Economy News

India to bet big on foreign capital for capex boost; talks being initiated with a host of countries for pacts on long-term capital

So, the government will clarify and address emerging issues related to investments for their faster resolution to make sure projects are investible and bankable, the official added.

The government has begun talks with a host of capital-rich countries to explore ways to route larger portions of their abundant pool of patient capital to India to support the country’s economic growth on a durable basis. The move comes in the backdrop of a moderation of public capex growth.

“Going forward, government investment shall be a catalyst, not the mainstay (for fixed asset creation),” an official said. With domestic private investments yet to accelerate, the focus is to take proactive steps to attract long-term, low-cost capital from abroad for the infrastructure sectors to sustain economic growth.

Talks have been lined up with several countries including Saudi Arabia, the United Arab Emirates, Japan, South Korea, Australia, Norway, the US and Canada to reach an understanding with them on mechanisms to channelise their sovereign wealth, pension and insurance funds looking for stable long-term returns to India. An agreement on these lines has already been reached with the City of London.

“The government aims to work in close consultation with global partners and investors to identify the risks in investing in Indian infrastructure and work on risk mitigation measures,” the official said.

So, the government will clarify and address emerging issues related to investments for their faster resolution to make sure projects are investible and bankable, the official added.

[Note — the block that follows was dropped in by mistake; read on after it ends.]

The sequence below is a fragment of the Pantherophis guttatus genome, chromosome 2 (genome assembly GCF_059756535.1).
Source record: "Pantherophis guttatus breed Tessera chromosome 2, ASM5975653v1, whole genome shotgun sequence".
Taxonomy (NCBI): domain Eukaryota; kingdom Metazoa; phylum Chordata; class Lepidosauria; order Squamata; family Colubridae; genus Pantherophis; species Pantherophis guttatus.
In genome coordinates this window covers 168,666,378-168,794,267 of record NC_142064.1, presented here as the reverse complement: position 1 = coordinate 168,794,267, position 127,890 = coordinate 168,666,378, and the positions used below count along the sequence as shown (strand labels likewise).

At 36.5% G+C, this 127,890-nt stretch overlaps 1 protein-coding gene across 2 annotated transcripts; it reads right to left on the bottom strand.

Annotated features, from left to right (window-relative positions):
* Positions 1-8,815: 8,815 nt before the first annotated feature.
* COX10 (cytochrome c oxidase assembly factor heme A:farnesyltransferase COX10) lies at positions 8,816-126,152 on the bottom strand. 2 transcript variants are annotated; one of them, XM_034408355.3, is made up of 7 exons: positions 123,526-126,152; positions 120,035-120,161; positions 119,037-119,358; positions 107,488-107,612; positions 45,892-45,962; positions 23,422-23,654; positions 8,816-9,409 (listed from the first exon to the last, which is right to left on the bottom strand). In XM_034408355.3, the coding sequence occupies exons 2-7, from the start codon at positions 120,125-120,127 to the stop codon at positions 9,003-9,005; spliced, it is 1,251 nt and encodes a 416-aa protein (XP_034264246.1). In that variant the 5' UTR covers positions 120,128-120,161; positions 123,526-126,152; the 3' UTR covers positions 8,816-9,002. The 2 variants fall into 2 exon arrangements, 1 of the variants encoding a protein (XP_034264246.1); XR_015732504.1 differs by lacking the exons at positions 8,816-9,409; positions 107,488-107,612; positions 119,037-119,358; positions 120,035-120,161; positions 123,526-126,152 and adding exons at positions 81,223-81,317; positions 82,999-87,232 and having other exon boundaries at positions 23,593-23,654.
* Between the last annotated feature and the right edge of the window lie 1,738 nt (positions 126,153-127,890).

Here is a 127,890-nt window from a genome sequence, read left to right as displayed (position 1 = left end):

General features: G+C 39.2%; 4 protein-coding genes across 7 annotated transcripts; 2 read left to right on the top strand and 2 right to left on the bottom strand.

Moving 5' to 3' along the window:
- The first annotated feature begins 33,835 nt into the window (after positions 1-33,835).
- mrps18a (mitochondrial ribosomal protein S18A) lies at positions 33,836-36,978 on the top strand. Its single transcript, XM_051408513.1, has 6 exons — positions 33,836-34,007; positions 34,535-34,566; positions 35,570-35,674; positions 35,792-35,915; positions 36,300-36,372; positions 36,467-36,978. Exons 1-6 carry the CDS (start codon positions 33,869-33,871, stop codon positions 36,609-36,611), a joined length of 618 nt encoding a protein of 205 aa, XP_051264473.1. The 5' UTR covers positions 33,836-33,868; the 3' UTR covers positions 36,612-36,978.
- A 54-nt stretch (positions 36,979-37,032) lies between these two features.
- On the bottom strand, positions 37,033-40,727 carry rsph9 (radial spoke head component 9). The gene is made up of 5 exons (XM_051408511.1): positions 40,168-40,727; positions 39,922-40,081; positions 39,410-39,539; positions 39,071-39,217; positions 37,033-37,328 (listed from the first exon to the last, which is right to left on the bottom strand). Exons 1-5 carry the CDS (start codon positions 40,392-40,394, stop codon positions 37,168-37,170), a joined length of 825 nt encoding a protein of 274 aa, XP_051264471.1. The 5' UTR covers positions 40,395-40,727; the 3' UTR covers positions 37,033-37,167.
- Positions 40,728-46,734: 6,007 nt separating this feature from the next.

India is currently the fastest-growing large global economy which, according to the International Monetary Fund, will likely become the third largest by 2027-28 with a $5 trillion GDP up from $3.7 trillion in FY24. It now appears hat the Indian economy will achieve a growth rate at or above 7% for FY24, and some predict a similar growth in FY25 as well.

Among the sectors, ports and airports are attracting private capital as returns are very good. The government is targeting foreign investment in national highways, railways and green energy ventures such as wind and green hydrogen.

The key infrastructure and strategic ministries such as road transport and highways, railways and defence drive government capital expenditure. The government has been fully funding highways and railways investment in the last few years, but it has to scale down that going forward to make resources available for other developmental activities.

The government is trying to consolidate the fiscal deficit below 4.5% of GDP by 2025-26 as per the medium-term fiscal consolidation target. Accordingly, the capex outlay could see up to 16.9% growth in FY25BE over FY24RE, compared with a 30% compounded annual growth rate between FY21 to FY24.

The capex-to-GDP that will reach 3% in FY24 and will likely be maintained at that level. That would mean the annual growth rate in capex will keep moderating going forward. According to an estimate India requires nearly $2 trillion in infrastructure investment between now and 2030.

According to Vision for 2047 to become a developed nation, which would be unveiled by early March, India’s investment needs to be around 32% of GDP by 2030 from around 29% now, before rising to 34% by 2040 and to around 35% by 2047. India is aiming for a USD 30 trillion economy by 2047 with per capita GDP rising from USD 4,418 in 2030 to USD 10,021 in 2040 and USD 17,590 (trait of a developed nation) in 2047.

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